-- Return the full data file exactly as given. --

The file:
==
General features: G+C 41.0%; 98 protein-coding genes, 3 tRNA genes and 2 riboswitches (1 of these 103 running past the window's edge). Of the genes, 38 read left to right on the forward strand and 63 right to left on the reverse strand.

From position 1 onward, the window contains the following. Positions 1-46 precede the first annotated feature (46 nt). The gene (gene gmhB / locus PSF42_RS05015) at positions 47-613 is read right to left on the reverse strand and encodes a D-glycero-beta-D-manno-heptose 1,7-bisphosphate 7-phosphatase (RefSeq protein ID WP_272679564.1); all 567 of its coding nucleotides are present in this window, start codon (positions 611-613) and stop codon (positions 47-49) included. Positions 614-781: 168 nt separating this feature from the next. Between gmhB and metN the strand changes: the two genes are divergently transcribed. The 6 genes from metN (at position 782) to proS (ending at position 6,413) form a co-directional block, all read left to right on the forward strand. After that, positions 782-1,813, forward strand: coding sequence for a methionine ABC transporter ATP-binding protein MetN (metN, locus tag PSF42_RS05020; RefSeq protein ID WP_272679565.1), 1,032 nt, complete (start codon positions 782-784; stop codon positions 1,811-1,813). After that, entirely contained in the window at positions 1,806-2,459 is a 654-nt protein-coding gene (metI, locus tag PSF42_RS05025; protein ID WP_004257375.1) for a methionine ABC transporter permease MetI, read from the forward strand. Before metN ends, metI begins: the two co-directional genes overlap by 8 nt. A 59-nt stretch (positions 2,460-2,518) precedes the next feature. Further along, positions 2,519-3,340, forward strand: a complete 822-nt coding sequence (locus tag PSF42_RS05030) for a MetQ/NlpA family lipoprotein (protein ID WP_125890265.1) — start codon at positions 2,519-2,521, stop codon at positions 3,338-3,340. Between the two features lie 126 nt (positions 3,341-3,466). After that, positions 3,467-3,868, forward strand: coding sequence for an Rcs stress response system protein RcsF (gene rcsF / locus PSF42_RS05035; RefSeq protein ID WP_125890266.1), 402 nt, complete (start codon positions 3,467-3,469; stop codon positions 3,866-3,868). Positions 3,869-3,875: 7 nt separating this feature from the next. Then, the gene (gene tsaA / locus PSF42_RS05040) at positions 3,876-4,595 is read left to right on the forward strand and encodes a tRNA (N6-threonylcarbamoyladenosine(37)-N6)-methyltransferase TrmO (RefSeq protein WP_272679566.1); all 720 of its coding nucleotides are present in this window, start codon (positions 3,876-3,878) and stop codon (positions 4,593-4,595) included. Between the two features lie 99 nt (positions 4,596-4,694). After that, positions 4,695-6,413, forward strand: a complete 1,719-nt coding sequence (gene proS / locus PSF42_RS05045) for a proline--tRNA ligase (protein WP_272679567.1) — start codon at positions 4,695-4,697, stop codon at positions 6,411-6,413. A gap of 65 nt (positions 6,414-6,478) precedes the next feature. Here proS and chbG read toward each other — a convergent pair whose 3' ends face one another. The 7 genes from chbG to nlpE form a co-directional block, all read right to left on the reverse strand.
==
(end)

General features: G+C 41.0%; 98 protein-coding genes, 3 tRNA genes and 2 riboswitches (1 of these 103 running past the window's edge). Of the genes, 38 read left to right on the forward strand and 63 right to left on the reverse strand.

From position 1 onward, the window contains the following. Positions 1-46 precede the first annotated feature (46 nt). The gene (gene gmhB / locus PSF42_RS05015) at positions 47-613 is read right to left on the reverse strand and encodes a D-glycero-beta-D-manno-heptose 1,7-bisphosphate 7-phosphatase (RefSeq protein ID WP_272679564.1); all 567 of its coding nucleotides are present in this window, start codon (positions 611-613) and stop codon (positions 47-49) included. Positions 614-781: 168 nt separating this feature from the next. Between gmhB and metN the strand changes: the two genes are divergently transcribed. The 6 genes from metN (at position 782) to proS (ending at position 6,413) form a co-directional block, all read left to right on the forward strand. After that, positions 782-1,813, forward strand: coding sequence for a methionine ABC transporter ATP-binding protein MetN (metN, locus tag PSF42_RS05020; RefSeq protein ID WP_272679565.1), 1,032 nt, complete (start codon positions 782-784; stop codon positions 1,811-1,813). After that, entirely contained in the window at positions 1,806-2,459 is a 654-nt protein-coding gene (metI, locus tag PSF42_RS05025; protein ID WP_004257375.1) for a methionine ABC transporter permease MetI, read from the forward strand. Before metN ends, metI begins: the two co-directional genes overlap by 8 nt. A 59-nt stretch (positions 2,460-2,518) precedes the next feature. Further along, positions 2,519-3,340, forward strand: a complete 822-nt coding sequence (locus tag PSF42_RS05030) for a MetQ/NlpA family lipoprotein (protein ID WP_125890265.1) — start codon at positions 2,519-2,521, stop codon at positions 3,338-3,340. Between the two features lie 126 nt (positions 3,341-3,466). After that, positions 3,467-3,868, forward strand: coding sequence for an Rcs stress response system protein RcsF (gene rcsF / locus PSF42_RS05035; RefSeq protein ID WP_125890266.1), 402 nt, complete (start codon positions 3,467-3,469; stop codon positions 3,866-3,868). Positions 3,869-3,875: 7 nt separating this feature from the next. Then, the gene (gene tsaA / locus PSF42_RS05040) at positions 3,876-4,595 is read left to right on the forward strand and encodes a tRNA (N6-threonylcarbamoyladenosine(37)-N6)-methyltransferase TrmO (RefSeq protein WP_272679566.1); all 720 of its coding nucleotides are present in this window, start codon (positions 3,876-3,878) and stop codon (positions 4,593-4,595) included. Between the two features lie 99 nt (positions 4,596-4,694). After that, positions 4,695-6,413, forward strand: a complete 1,719-nt coding sequence (gene proS / locus PSF42_RS05045) for a proline--tRNA ligase (protein WP_272679567.1) — start codon at positions 4,695-4,697, stop codon at positions 6,411-6,413. A gap of 65 nt (positions 6,414-6,478) precedes the next feature. Here proS and chbG read toward each other — a convergent pair whose 3' ends face one another. The 7 genes from chbG to nlpE form a co-directional block, all read right to left on the reverse strand.